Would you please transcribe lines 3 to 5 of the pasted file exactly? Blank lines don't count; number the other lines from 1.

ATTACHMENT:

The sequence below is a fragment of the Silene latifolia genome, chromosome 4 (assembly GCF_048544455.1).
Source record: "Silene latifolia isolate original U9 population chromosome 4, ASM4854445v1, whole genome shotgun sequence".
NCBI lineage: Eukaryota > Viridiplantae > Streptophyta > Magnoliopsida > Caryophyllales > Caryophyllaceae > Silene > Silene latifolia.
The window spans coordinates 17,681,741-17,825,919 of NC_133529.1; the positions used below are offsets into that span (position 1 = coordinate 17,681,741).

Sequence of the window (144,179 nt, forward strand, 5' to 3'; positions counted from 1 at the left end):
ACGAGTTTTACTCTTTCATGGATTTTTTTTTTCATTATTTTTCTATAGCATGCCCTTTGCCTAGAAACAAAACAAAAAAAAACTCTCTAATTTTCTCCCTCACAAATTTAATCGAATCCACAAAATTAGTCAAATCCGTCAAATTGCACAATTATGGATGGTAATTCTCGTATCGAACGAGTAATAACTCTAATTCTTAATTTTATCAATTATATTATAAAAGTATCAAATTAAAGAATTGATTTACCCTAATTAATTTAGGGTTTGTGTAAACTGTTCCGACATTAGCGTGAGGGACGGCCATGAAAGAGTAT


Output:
NCBI lineage: Eukaryota > Viridiplantae > Streptophyta > Magnoliopsida > Caryophyllales > Caryophyllaceae > Silene > Silene latifolia.
The window spans coordinates 17,681,741-17,825,919 of NC_133529.1; the positions used below are offsets into that span (position 1 = coordinate 17,681,741).

Sequence of the window (144,179 nt, forward strand, 5' to 3'; positions counted from 1 at the left end):